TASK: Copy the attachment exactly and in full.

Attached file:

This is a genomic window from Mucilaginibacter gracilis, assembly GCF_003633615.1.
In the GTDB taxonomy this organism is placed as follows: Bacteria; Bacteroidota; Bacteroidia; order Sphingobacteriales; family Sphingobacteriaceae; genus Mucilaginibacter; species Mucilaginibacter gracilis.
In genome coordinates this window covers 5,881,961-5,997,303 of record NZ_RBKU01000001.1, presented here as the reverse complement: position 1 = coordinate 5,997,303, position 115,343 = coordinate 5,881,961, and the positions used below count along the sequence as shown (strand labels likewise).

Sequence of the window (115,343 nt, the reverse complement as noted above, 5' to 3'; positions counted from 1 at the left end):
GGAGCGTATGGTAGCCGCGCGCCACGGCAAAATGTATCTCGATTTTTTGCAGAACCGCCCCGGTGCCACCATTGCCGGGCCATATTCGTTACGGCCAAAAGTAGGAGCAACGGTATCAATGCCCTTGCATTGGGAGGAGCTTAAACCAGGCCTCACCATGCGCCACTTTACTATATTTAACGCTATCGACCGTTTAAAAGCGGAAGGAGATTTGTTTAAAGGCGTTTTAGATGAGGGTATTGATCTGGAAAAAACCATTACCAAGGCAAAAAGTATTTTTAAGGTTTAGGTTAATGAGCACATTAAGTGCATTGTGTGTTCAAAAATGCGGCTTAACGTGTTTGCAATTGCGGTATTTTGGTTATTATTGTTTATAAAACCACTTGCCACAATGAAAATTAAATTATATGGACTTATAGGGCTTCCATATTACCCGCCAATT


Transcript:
This is a genomic window from Mucilaginibacter gracilis, assembly GCF_003633615.1.
In the GTDB taxonomy this organism is placed as follows: Bacteria; Bacteroidota; Bacteroidia; order Sphingobacteriales; family Sphingobacteriaceae; genus Mucilaginibacter; species Mucilaginibacter gracilis.
In genome coordinates this window covers 5,881,961-5,997,303 of record NZ_RBKU01000001.1, presented here as the reverse complement: position 1 = coordinate 5,997,303, position 115,343 = coordinate 5,881,961, and the positions used below count along the sequence as shown (strand labels likewise).

Sequence of the window (115,343 nt, the reverse complement as noted above, 5' to 3'; positions counted from 1 at the left end):
GGAGCGTATGGTAGCCGCGCGCCACGGCAAAATGTATCTCGATTTTTTGCAGAACCGCCCCGGTGCCACCATTGCCGGGCCATATTCGTTACGGCCAAAAGTAGGAGCAACGGTATCAATGCCCTTGCATTGGGAGGAGCTTAAACCAGGCCTCACCATGCGCCACTTTACTATATTTAACGCTATCGACCGTTTAAAAGCGGAAGGAGATTTGTTTAAAGGCGTTTTAGATGAGGGTATTGATCTGGAAAAAACCATTACCAAGGCAAAAAGTATTTTTAAGGTTTAGGTTAATGAGCACATTAAGTGCATTGTGTGTTCAAAAATGCGGCTTAACGTGTTTGCAATTGCGGTATTTTGGTTATTATTGTTTATAAAACCACTTGCCACAATGAAAATTAAATTATATGGACTTATAGGGCTTCCATATTACCCGCCAATT